Fanl Fanl - 1 month ago 9
C++ Question

How does the #ifndef deal with the globally declared variables and my own variables?

There is a question which make me puzzle. I know it is not right to do that ,but I don't know why. And how does the #ifndef #define #endif work.How the compliers deal with the varialbles like the following "a" and "b" ;

The code is simple:(myh.h):

#ifndef P_H
#define P_H
struct P{
int a;
};
int b;
#endif


another file s.cpp

#include"myh.h"
P a1;


the main.cpp:

#include<iostream>
#include"myh.h"
using namespace std;

int main()
{
P a2;
return 0;

}


The error is multiple definition of b; just as I know. I have two questions: 1.as some books said if you use #ifndef the compliers will not include it twice , then why the "b" seem be included twice .


  1. What is the differnce of "a" 、 "b"and "P". Why "a" and "P" have no question . I don't know wether I am right to consider "P" as a variable the same level with "b"? Or "P" is just a definition of type.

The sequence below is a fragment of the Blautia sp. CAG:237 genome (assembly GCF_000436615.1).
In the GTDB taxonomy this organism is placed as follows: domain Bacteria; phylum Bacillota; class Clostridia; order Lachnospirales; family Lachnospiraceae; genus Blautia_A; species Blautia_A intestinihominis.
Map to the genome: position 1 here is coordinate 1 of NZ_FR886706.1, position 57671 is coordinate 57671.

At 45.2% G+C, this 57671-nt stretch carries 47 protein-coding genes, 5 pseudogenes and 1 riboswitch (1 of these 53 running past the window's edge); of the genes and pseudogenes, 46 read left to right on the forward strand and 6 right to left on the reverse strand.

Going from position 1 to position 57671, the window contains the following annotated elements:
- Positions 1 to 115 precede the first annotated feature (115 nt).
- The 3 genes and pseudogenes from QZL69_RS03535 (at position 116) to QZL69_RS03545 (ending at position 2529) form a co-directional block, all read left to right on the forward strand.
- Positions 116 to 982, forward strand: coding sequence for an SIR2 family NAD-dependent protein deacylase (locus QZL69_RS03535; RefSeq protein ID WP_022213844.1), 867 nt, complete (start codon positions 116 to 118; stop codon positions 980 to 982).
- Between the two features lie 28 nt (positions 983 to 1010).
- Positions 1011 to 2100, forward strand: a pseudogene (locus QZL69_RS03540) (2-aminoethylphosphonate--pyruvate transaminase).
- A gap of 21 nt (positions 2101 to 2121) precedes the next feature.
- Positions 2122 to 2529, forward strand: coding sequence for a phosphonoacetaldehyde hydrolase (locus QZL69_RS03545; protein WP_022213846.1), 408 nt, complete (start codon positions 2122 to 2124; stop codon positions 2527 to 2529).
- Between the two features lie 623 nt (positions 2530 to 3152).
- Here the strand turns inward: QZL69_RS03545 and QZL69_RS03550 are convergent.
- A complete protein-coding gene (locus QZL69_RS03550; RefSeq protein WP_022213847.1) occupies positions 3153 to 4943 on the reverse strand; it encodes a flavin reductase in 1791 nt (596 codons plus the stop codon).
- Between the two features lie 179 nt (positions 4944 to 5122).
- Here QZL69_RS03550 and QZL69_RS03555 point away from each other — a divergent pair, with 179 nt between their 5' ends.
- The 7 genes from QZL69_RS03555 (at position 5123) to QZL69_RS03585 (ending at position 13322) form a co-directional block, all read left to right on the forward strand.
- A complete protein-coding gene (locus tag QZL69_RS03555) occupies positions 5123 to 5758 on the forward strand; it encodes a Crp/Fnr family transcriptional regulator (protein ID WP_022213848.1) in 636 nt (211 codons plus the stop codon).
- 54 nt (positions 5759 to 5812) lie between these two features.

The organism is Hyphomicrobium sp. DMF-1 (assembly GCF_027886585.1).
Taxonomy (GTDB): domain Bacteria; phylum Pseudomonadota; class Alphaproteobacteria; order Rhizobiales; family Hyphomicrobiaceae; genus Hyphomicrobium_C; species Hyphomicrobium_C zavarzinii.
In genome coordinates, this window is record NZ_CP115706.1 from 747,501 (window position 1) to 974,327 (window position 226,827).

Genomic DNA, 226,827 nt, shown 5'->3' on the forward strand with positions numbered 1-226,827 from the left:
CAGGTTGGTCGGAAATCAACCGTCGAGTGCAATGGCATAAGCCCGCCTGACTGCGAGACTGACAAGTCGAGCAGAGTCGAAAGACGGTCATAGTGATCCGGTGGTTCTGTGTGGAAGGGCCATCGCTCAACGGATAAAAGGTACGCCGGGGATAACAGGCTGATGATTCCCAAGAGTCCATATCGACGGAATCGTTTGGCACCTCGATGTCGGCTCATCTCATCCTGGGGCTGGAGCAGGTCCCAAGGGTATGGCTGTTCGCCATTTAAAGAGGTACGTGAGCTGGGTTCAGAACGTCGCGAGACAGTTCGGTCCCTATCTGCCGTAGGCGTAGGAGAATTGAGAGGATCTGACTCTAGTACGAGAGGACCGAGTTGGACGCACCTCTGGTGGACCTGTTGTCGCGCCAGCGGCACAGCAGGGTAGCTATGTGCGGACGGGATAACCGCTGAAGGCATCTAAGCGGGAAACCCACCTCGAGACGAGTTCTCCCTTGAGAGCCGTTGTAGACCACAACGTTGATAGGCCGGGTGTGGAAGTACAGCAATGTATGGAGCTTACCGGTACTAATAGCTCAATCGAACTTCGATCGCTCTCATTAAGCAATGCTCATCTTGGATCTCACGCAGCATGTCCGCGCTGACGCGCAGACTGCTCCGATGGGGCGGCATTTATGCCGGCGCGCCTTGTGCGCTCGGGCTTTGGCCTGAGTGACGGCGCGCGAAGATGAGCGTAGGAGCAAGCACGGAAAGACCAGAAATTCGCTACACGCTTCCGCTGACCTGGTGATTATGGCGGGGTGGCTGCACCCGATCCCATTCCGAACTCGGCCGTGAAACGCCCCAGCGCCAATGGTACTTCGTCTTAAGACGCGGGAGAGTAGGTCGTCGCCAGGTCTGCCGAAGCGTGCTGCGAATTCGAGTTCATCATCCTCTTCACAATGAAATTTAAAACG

If It is the difference of local and global ,why is "P" right?

I am really puzzled. Pardern your time to help me. Thanks.

Answer

First, about the compilation:
You´ve to understand that the compiler will compile every cpp-file separately first
(before they go all together in a executable during the linking process)

If you have a file main.cpp and two times a #include <abc.h> in it,
you can prevent the second include to give errors with your #ifndef-usage.
If you have a main.cpp which includes a.h and b.h, but a.h includes b.h too,
#ifndef etc. will help too.

But: As cpp-files (together with included headers) are processed separately,
it won´t help if you include the same header file in different cpp files.

Ie. you may include headers as much as you want, but they shouldn´t contain variables.

About your second question: P is only a "description" what a "P" should be.
(every P has a int a. But at that time, there is no P.).
b is an actual int which can hold numbers...

Comments